What does "Latinidad" mean in the snowy upstate town of Ithaca? Being Latinx in Ithaca was explored in Habla/Speak, a bilingual collective creation performance that ran from Feb.28 through March 2. Performers told stories from their lives and shared music, dance and poetry.
Co-produced by Debra Castillo, the Director of the Latina/o Studies Program and the Emerson Hinchliff Professor of Hispanic Studies in the College of Arts & Sciences, and Annette Levine, associate professor in the Department of Modern Languages and Literatures at Ithaca College, the performance was directed by Cornell alumna Ana Florencia Lopez Ulloa '11.
"We have focused this project on Latinidad in our community," Castillo said. "We did not put any strict parameters around how people understand, 'Latiness' and 'community.' It brings together the voices of people from all across our town."
Preparation for the project extended over two semesters. Collaborators generated material last fall by shaping the stories through story circles and workshops focusing on how to tell stories through dance, movement, vocalization and improvisation. Although the play has bilingual elements, Spanish was not required to fully enjoy the performance.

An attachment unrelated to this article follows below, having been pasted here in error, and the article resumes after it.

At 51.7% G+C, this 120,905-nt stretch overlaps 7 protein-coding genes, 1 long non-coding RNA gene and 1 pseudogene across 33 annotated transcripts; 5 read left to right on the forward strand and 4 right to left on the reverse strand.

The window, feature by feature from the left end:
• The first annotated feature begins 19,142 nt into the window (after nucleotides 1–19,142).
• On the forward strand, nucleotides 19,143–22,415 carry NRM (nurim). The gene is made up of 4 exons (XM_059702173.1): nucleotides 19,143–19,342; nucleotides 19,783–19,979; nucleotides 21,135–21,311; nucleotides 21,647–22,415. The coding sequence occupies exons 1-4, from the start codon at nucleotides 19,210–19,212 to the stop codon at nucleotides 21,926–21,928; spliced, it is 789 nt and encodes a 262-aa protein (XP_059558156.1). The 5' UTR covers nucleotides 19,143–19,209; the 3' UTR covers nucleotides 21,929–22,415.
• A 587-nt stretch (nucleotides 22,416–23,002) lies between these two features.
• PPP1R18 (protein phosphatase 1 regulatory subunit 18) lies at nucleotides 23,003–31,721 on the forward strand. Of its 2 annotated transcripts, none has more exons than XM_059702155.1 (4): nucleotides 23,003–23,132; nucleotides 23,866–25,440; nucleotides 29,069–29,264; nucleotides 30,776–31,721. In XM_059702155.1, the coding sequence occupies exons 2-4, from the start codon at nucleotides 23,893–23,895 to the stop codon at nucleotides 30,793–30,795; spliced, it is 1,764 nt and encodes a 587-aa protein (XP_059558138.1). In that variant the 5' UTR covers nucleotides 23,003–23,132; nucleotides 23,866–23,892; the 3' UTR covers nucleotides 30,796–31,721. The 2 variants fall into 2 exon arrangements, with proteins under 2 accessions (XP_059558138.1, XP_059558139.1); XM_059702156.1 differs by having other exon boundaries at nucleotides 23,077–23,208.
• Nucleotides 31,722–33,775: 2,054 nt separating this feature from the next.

"I am a confused Latinx undergoing many obstacles and looking for guidance," said Estefani Romano '19, an applied economics and management major who collaborated on the project. "Habla/Speak is a performance that highlights a variety of individual Latinx folks' stories undergoing some form of healing."
Performances took place at the Black Box theatre in Cornell's Schwartz Center and the company has been invited to do additional performances in numerous schools and community centers in the area. The group is also planning "zap panel" performances for Ithaca College.
"In essence, the zap panel functions like a flash mob, intervening in classes with the professors' pre-knowledge and permission, to do a short performance and facilitate a panel discussion with actors and class members," Castillo said.
"This was designed as a flexible, mobile project," Castillo said. "Performers tell stories from their lives, share music, dance, poetry."